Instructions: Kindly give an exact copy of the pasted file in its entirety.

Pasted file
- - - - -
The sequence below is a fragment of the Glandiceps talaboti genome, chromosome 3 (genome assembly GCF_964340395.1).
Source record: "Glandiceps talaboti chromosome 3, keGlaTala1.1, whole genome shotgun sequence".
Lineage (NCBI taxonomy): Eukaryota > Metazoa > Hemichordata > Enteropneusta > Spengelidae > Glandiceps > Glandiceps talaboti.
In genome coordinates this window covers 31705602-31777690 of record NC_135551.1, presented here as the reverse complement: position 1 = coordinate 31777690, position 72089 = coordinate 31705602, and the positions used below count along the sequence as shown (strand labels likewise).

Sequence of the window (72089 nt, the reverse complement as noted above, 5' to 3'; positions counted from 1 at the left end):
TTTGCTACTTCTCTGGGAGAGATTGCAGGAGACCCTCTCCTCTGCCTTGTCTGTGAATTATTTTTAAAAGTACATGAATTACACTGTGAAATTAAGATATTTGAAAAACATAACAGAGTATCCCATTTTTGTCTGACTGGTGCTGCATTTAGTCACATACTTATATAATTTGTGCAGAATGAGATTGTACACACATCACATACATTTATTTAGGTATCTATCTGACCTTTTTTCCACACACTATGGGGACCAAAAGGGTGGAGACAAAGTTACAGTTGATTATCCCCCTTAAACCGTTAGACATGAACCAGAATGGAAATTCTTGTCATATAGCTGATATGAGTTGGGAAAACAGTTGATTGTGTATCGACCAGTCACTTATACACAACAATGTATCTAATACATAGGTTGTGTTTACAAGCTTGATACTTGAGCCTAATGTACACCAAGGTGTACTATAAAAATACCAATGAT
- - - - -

The sequence below is a fragment of the Glandiceps talaboti genome, chromosome 3 (genome assembly GCF_964340395.1).
Source record: "Glandiceps talaboti chromosome 3, keGlaTala1.1, whole genome shotgun sequence".
Lineage (NCBI taxonomy): Eukaryota > Metazoa > Hemichordata > Enteropneusta > Spengelidae > Glandiceps > Glandiceps talaboti.
In genome coordinates this window covers 31705602-31777690 of record NC_135551.1, presented here as the reverse complement: position 1 = coordinate 31777690, position 72089 = coordinate 31705602, and the positions used below count along the sequence as shown (strand labels likewise).

Sequence of the window (72089 nt, the reverse complement as noted above, 5' to 3'; positions counted from 1 at the left end):
TTTGCTACTTCTCTGGGAGAGATTGCAGGAGACCCTCTCCTCTGCCTTGTCTGTGAATTATTTTTAAAAGTACATGAATTACACTGTGAAATTAAGATATTTGAAAAACATAACAGAGTATCCCATTTTTGTCTGACTGGTGCTGCATTTAGTCACATACTTATATAATTTGTGCAGAATGAGATTGTACACACATCACATACATTTATTTAGGTATCTATCTGACCTTTTTTCCACACACTATGGGGACCAAAAGGGTGGAGACAAAGTTACAGTTGATTATCCCCCTTAAACCGTTAGACATGAACCAGAATGGAAATTCTTGTCATATAGCTGATATGAGTTGGGAAAACAGTTGATTGTGTATCGACCAGTCACTTATACACAACAATGTATCTAATACATAGGTTGTGTTTACAAGCTTGATACTTGAGCCTAATGTACACCAAGGTGTACTATAAAAATACCAATGAT